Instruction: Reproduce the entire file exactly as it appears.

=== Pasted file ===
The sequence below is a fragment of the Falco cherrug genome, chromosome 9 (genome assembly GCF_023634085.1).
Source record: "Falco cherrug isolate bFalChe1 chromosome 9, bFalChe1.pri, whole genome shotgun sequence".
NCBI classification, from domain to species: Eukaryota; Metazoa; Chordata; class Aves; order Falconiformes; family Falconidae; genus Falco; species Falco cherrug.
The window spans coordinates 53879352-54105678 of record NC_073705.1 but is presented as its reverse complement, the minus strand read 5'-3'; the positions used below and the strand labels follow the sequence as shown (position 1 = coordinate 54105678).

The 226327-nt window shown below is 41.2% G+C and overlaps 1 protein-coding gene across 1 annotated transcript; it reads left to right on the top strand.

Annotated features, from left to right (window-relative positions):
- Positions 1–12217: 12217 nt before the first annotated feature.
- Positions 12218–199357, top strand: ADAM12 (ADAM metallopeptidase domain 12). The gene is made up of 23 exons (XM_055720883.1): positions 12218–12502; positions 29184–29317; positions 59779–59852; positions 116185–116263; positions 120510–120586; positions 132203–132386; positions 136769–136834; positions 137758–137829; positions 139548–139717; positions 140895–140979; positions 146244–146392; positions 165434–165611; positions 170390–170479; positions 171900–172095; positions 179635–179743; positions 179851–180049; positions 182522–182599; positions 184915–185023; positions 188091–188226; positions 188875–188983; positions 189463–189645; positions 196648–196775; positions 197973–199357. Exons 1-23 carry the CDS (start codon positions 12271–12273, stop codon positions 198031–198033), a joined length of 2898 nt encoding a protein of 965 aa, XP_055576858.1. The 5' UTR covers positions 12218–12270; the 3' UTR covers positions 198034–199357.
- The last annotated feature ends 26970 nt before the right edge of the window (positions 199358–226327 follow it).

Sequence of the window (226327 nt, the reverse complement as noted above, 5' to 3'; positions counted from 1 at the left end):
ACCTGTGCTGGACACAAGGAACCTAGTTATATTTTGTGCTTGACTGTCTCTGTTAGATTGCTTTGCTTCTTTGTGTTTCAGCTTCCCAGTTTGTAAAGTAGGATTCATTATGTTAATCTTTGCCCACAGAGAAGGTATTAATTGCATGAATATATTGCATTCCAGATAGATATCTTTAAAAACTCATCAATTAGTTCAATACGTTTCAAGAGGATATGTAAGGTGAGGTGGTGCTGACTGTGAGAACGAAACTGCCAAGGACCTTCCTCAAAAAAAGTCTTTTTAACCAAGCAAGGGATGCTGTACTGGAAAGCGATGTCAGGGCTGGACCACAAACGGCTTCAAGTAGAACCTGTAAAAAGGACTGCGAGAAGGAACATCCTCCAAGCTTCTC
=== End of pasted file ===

The sequence below is a fragment of the Falco cherrug genome, chromosome 9 (genome assembly GCF_023634085.1).
Source record: "Falco cherrug isolate bFalChe1 chromosome 9, bFalChe1.pri, whole genome shotgun sequence".
NCBI classification, from domain to species: Eukaryota; Metazoa; Chordata; class Aves; order Falconiformes; family Falconidae; genus Falco; species Falco cherrug.
The window spans coordinates 53879352-54105678 of record NC_073705.1 but is presented as its reverse complement, the minus strand read 5'-3'; the positions used below and the strand labels follow the sequence as shown (position 1 = coordinate 54105678).

The 226327-nt window shown below is 41.2% G+C and overlaps 1 protein-coding gene across 1 annotated transcript; it reads left to right on the top strand.

Annotated features, from left to right (window-relative positions):
- Positions 1–12217: 12217 nt before the first annotated feature.
- Positions 12218–199357, top strand: ADAM12 (ADAM metallopeptidase domain 12). The gene is made up of 23 exons (XM_055720883.1): positions 12218–12502; positions 29184–29317; positions 59779–59852; positions 116185–116263; positions 120510–120586; positions 132203–132386; positions 136769–136834; positions 137758–137829; positions 139548–139717; positions 140895–140979; positions 146244–146392; positions 165434–165611; positions 170390–170479; positions 171900–172095; positions 179635–179743; positions 179851–180049; positions 182522–182599; positions 184915–185023; positions 188091–188226; positions 188875–188983; positions 189463–189645; positions 196648–196775; positions 197973–199357. Exons 1-23 carry the CDS (start codon positions 12271–12273, stop codon positions 198031–198033), a joined length of 2898 nt encoding a protein of 965 aa, XP_055576858.1. The 5' UTR covers positions 12218–12270; the 3' UTR covers positions 198034–199357.
- The last annotated feature ends 26970 nt before the right edge of the window (positions 199358–226327 follow it).

Sequence of the window (226327 nt, the reverse complement as noted above, 5' to 3'; positions counted from 1 at the left end):
ACCTGTGCTGGACACAAGGAACCTAGTTATATTTTGTGCTTGACTGTCTCTGTTAGATTGCTTTGCTTCTTTGTGTTTCAGCTTCCCAGTTTGTAAAGTAGGATTCATTATGTTAATCTTTGCCCACAGAGAAGGTATTAATTGCATGAATATATTGCATTCCAGATAGATATCTTTAAAAACTCATCAATTAGTTCAATACGTTTCAAGAGGATATGTAAGGTGAGGTGGTGCTGACTGTGAGAACGAAACTGCCAAGGACCTTCCTCAAAAAAAGTCTTTTTAACCAAGCAAGGGATGCTGTACTGGAAAGCGATGTCAGGGCTGGACCACAAACGGCTTCAAGTAGAACCTGTAAAAAGGACTGCGAGAAGGAACATCCTCCAAGCTTCTC